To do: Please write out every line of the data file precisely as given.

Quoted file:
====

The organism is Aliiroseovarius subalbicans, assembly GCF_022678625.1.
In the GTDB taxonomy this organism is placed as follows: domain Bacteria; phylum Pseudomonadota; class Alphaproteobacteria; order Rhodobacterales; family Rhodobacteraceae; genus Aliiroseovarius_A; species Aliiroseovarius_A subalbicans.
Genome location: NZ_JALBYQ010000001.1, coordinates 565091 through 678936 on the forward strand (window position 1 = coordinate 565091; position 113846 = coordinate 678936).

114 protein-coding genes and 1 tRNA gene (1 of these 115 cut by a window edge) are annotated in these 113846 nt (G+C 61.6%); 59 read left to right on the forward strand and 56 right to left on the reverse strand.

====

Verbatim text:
The organism is Aliiroseovarius subalbicans, assembly GCF_022678625.1.
In the GTDB taxonomy this organism is placed as follows: domain Bacteria; phylum Pseudomonadota; class Alphaproteobacteria; order Rhodobacterales; family Rhodobacteraceae; genus Aliiroseovarius_A; species Aliiroseovarius_A subalbicans.
Genome location: NZ_JALBYQ010000001.1, coordinates 565091 through 678936 on the forward strand (window position 1 = coordinate 565091; position 113846 = coordinate 678936).

114 protein-coding genes and 1 tRNA gene (1 of these 115 cut by a window edge) are annotated in these 113846 nt (G+C 61.6%); 59 read left to right on the forward strand and 56 right to left on the reverse strand.